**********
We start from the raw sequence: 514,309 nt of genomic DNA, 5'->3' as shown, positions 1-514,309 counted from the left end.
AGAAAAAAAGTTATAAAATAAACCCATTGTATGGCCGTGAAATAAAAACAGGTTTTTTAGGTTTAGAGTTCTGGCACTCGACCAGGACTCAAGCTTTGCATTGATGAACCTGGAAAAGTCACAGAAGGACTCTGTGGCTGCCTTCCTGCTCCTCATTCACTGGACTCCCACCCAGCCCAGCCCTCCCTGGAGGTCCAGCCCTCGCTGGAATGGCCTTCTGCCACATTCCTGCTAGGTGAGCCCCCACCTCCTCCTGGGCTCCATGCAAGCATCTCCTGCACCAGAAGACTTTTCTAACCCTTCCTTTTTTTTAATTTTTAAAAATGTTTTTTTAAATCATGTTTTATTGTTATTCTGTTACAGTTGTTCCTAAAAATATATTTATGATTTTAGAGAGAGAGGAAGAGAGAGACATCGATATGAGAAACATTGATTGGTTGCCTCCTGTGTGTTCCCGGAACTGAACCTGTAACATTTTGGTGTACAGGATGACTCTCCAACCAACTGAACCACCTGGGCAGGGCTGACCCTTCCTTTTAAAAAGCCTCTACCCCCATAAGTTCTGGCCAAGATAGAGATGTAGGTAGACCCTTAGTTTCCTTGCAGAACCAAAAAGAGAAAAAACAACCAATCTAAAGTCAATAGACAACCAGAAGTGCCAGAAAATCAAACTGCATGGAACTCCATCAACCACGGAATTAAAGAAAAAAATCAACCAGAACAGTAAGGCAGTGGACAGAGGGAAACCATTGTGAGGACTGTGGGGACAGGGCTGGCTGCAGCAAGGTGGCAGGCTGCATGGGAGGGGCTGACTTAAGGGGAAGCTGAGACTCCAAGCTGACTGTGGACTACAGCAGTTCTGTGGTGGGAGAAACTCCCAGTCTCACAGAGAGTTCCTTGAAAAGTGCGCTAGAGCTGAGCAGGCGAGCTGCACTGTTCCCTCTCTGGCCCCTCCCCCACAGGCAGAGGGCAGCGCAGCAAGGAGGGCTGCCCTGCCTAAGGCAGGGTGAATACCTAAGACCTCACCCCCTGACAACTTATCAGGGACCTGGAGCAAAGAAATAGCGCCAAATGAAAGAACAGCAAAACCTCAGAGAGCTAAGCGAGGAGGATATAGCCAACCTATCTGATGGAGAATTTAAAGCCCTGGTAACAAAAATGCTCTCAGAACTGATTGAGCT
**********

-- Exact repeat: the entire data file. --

We start from the raw sequence: 514,309 nt of genomic DNA, 5'->3' as shown, positions 1-514,309 counted from the left end.
AGAAAAAAAGTTATAAAATAAACCCATTGTATGGCCGTGAAATAAAAACAGGTTTTTTAGGTTTAGAGTTCTGGCACTCGACCAGGACTCAAGCTTTGCATTGATGAACCTGGAAAAGTCACAGAAGGACTCTGTGGCTGCCTTCCTGCTCCTCATTCACTGGACTCCCACCCAGCCCAGCCCTCCCTGGAGGTCCAGCCCTCGCTGGAATGGCCTTCTGCCACATTCCTGCTAGGTGAGCCCCCACCTCCTCCTGGGCTCCATGCAAGCATCTCCTGCACCAGAAGACTTTTCTAACCCTTCCTTTTTTTTAATTTTTAAAAATGTTTTTTTAAATCATGTTTTATTGTTATTCTGTTACAGTTGTTCCTAAAAATATATTTATGATTTTAGAGAGAGAGGAAGAGAGAGACATCGATATGAGAAACATTGATTGGTTGCCTCCTGTGTGTTCCCGGAACTGAACCTGTAACATTTTGGTGTACAGGATGACTCTCCAACCAACTGAACCACCTGGGCAGGGCTGACCCTTCCTTTTAAAAAGCCTCTACCCCCATAAGTTCTGGCCAAGATAGAGATGTAGGTAGACCCTTAGTTTCCTTGCAGAACCAAAAAGAGAAAAAACAACCAATCTAAAGTCAATAGACAACCAGAAGTGCCAGAAAATCAAACTGCATGGAACTCCATCAACCACGGAATTAAAGAAAAAAATCAACCAGAACAGTAAGGCAGTGGACAGAGGGAAACCATTGTGAGGACTGTGGGGACAGGGCTGGCTGCAGCAAGGTGGCAGGCTGCATGGGAGGGGCTGACTTAAGGGGAAGCTGAGACTCCAAGCTGACTGTGGACTACAGCAGTTCTGTGGTGGGAGAAACTCCCAGTCTCACAGAGAGTTCCTTGAAAAGTGCGCTAGAGCTGAGCAGGCGAGCTGCACTGTTCCCTCTCTGGCCCCTCCCCCACAGGCAGAGGGCAGCGCAGCAAGGAGGGCTGCCCTGCCTAAGGCAGGGTGAATACCTAAGACCTCACCCCCTGACAACTTATCAGGGACCTGGAGCAAAGAAATAGCGCCAAATGAAAGAACAGCAAAACCTCAGAGAGCTAAGCGAGGAGGATATAGCCAACCTATCTGATGGAGAATTTAAAGCCCTGGTAACAAAAATGCTCTCAGAACTGATTGAGCT